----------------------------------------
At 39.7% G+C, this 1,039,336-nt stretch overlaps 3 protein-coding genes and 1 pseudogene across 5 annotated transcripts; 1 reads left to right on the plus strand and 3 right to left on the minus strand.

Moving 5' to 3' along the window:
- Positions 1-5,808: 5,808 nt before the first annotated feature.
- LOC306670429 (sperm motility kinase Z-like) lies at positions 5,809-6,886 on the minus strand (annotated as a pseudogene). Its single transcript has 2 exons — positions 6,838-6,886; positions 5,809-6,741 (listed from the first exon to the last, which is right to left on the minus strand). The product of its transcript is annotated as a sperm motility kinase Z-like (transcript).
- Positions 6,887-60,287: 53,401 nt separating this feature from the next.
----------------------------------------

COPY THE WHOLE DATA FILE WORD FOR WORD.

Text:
At 39.7% G+C, this 1,039,336-nt stretch overlaps 3 protein-coding genes and 1 pseudogene across 5 annotated transcripts; 1 reads left to right on the plus strand and 3 right to left on the minus strand.

Moving 5' to 3' along the window:
- Positions 1-5,808: 5,808 nt before the first annotated feature.
- LOC306670429 (sperm motility kinase Z-like) lies at positions 5,809-6,886 on the minus strand (annotated as a pseudogene). Its single transcript has 2 exons — positions 6,838-6,886; positions 5,809-6,741 (listed from the first exon to the last, which is right to left on the minus strand). The product of its transcript is annotated as a sperm motility kinase Z-like (transcript).
- Positions 6,887-60,287: 53,401 nt separating this feature from the next.